Tema Community 1 Pedestrian Walkway Turns ‘New Market’ For Traders
By Eva Boamah (Ghana Institute Of Journalism)
It is becoming a common practice of some traders in the cities in Ghana to use pavements which are meant for pedestrians for their trading activities, and Tema, the ‘model city’ of Ghana’s first president, Dr. Kwame Nkrumah, is gradually losing its shine to this canker.
Selling on pavements has become a common practice at Tema Community One.
The activities of these hawkers generate a lot of fifth, cause human traffic, chokes the drains and create vehicular congestion.
The market is filled with activity and colour, as the women spread their goods – a vast array of fruits, vegetables and other items -out on the pavements.
The women are friendly and welcoming, and are eager to provide customers with a good deal. The market is vibrant and alive, with women engaging in lively conversations about the day’s events.
The market is a great place to find fresh produce, spices and other goods. The atmosphere is relaxed and laid-back, and the women are known for their warm hospitality. The market is a great place to find unique items and sample some of the local culture. It is an experience that should not be missed when visiting Tema.
The market women are fiercely independent and entrepreneurial, and it is common to see them haggling with customers over prices of their goods. As such, they are a symbol of the resilience of the local economy and the strength of the local people. The market women of the Tema Community One are integral to the local culture and economy, and they are an important part of the city’s identity. It is a reminder of the city’s long-standing tradition of providing an accessible marketplace for its citizens. They are a source of pride to the area’s inhabitants and a reminder of the importance of self-sufficiency.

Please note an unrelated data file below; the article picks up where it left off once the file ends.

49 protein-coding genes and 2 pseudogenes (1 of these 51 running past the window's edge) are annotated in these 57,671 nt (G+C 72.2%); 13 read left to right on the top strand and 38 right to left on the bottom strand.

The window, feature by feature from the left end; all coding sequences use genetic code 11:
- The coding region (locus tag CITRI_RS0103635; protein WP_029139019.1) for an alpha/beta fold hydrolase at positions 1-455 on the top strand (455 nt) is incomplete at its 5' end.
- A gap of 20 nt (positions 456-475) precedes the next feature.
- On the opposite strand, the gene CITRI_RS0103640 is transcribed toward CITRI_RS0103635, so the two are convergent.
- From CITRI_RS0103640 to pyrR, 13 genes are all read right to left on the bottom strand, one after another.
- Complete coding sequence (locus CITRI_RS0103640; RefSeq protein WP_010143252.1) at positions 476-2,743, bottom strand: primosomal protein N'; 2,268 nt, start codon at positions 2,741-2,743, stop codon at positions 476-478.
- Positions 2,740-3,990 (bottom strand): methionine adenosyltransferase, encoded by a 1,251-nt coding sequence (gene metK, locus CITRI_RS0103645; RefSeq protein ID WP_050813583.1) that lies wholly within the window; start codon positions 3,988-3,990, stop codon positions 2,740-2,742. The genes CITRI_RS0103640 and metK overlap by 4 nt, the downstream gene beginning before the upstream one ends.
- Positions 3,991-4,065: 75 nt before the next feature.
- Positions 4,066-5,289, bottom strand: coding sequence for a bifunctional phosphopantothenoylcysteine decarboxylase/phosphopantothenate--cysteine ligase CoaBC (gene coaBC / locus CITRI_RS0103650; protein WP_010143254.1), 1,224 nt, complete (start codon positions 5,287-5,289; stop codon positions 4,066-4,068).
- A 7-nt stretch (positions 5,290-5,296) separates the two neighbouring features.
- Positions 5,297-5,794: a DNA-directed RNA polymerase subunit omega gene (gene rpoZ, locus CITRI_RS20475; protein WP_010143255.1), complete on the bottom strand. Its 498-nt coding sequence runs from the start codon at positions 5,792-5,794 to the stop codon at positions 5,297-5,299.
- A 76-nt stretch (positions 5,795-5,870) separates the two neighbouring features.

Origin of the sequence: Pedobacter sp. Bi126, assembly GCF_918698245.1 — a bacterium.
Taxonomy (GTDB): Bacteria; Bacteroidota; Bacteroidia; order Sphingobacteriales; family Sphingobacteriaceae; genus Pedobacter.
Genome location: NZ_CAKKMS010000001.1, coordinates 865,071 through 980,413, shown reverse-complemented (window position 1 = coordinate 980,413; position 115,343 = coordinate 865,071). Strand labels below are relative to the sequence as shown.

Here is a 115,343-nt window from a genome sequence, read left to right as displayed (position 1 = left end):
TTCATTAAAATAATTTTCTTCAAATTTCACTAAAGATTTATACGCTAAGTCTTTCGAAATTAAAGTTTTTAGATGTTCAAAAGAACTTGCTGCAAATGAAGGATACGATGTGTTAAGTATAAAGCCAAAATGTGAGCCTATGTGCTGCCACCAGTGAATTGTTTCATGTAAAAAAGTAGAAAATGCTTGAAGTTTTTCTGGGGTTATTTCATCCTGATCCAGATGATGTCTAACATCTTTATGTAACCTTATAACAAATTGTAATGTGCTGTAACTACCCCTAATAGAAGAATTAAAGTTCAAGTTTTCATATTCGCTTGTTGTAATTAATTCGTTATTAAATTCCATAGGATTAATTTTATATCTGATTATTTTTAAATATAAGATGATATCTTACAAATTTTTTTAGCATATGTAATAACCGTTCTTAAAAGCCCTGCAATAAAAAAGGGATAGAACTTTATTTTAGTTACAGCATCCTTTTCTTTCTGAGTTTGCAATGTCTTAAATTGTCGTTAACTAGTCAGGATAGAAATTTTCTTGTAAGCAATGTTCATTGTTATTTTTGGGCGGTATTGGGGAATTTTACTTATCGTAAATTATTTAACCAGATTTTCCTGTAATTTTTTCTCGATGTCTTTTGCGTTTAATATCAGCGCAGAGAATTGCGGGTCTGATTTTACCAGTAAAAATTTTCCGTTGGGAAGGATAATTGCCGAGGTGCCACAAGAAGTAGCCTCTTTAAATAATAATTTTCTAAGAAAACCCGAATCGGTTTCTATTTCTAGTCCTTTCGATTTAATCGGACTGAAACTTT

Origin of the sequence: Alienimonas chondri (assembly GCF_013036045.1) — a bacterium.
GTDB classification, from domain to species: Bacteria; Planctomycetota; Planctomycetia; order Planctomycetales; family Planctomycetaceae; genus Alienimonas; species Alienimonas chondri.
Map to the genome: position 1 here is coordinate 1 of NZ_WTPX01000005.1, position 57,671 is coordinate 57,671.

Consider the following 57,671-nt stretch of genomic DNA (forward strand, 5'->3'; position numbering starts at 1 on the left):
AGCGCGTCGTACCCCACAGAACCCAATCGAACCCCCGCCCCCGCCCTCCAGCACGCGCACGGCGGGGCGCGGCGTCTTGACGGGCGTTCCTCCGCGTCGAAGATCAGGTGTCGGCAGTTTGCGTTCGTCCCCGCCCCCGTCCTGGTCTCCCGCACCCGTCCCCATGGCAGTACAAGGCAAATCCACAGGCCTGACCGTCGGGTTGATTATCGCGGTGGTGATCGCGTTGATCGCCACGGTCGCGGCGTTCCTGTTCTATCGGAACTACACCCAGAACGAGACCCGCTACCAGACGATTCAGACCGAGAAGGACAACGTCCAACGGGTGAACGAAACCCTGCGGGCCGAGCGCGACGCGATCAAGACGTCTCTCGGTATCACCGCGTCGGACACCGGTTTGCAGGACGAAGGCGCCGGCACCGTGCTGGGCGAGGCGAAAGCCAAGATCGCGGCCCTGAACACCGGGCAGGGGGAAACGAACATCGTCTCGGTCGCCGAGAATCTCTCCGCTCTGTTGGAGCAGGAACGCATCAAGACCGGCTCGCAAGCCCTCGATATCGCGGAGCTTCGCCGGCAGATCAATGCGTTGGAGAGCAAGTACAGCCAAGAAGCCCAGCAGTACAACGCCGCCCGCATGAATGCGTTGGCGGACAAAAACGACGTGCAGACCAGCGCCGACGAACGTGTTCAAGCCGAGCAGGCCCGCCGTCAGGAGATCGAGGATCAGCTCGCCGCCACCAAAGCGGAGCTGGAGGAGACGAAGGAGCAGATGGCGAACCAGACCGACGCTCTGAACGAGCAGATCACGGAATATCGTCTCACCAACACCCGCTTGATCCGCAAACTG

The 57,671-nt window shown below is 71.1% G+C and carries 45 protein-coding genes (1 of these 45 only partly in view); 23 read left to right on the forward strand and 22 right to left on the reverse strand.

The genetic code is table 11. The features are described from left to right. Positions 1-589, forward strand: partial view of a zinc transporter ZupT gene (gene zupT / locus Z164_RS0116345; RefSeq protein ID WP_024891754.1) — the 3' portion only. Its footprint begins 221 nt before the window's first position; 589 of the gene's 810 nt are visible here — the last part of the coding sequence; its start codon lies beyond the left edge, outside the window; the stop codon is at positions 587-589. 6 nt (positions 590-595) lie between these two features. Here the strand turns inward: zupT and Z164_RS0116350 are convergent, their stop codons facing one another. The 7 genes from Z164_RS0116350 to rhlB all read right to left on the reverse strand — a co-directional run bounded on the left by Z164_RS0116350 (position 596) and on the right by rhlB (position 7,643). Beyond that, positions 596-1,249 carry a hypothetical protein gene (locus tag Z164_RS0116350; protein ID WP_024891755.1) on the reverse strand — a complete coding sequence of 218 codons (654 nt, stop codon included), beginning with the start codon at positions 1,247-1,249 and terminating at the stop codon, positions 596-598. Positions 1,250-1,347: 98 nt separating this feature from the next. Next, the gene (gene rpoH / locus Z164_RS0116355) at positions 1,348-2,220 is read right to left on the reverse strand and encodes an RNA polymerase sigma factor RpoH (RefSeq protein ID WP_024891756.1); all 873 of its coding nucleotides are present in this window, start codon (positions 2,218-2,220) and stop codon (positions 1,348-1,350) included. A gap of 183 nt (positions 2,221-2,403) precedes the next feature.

While this practice provides a means of livelihood for people who would otherwise be unemployed, it also poses numerous challenges which the traders don’t seem to care about. It obstructs pedestrian movement and often causes congestion on the streets. The presence of these traders on pavements also creates a safety hazard for both the traders and pedestrians alike, as they often have to contend with motor vehicles and motorcycles racing along the streets. The sanitary condition of the pavements in the marketplaces is often poor and unhealthy, which poses a health risk for both the traders and the consumers. Garbage and waste are often left uncollected, and this creates an unsanitary environment with the potential for the spread of disease.
In an interview, some traders told this writer they trading on the pavements and the roads is due to lack of market space and also the availability of customers, as the majority of Ghanaians prefer to buy from the road side rather than the established markets. Some of these vendors on the pavements and roads said they make much profit selling by the roadside, compared to the established markets. A waakye seller, Alhjia Mariam, said she sells her food early in the morning to those going to work along the roadside. Another plantain seller occupies the pavement and when told that it was illegal, she replied that she usually pays money to the authorities of the Tema Municipal Assembly (TMA). A phone seller, Baah, said he is selling on the pavement because there is no space there.
Despite these challenges, the practice of traders selling on pavements and roads persists, because it provides an easy option for many consumers who cannot afford to buy goods from established markets, like the malls and ShopRite. However, there is a need for government intervention to regulate and manage this informal trading sector for the safety and well-being of both the traders and the public.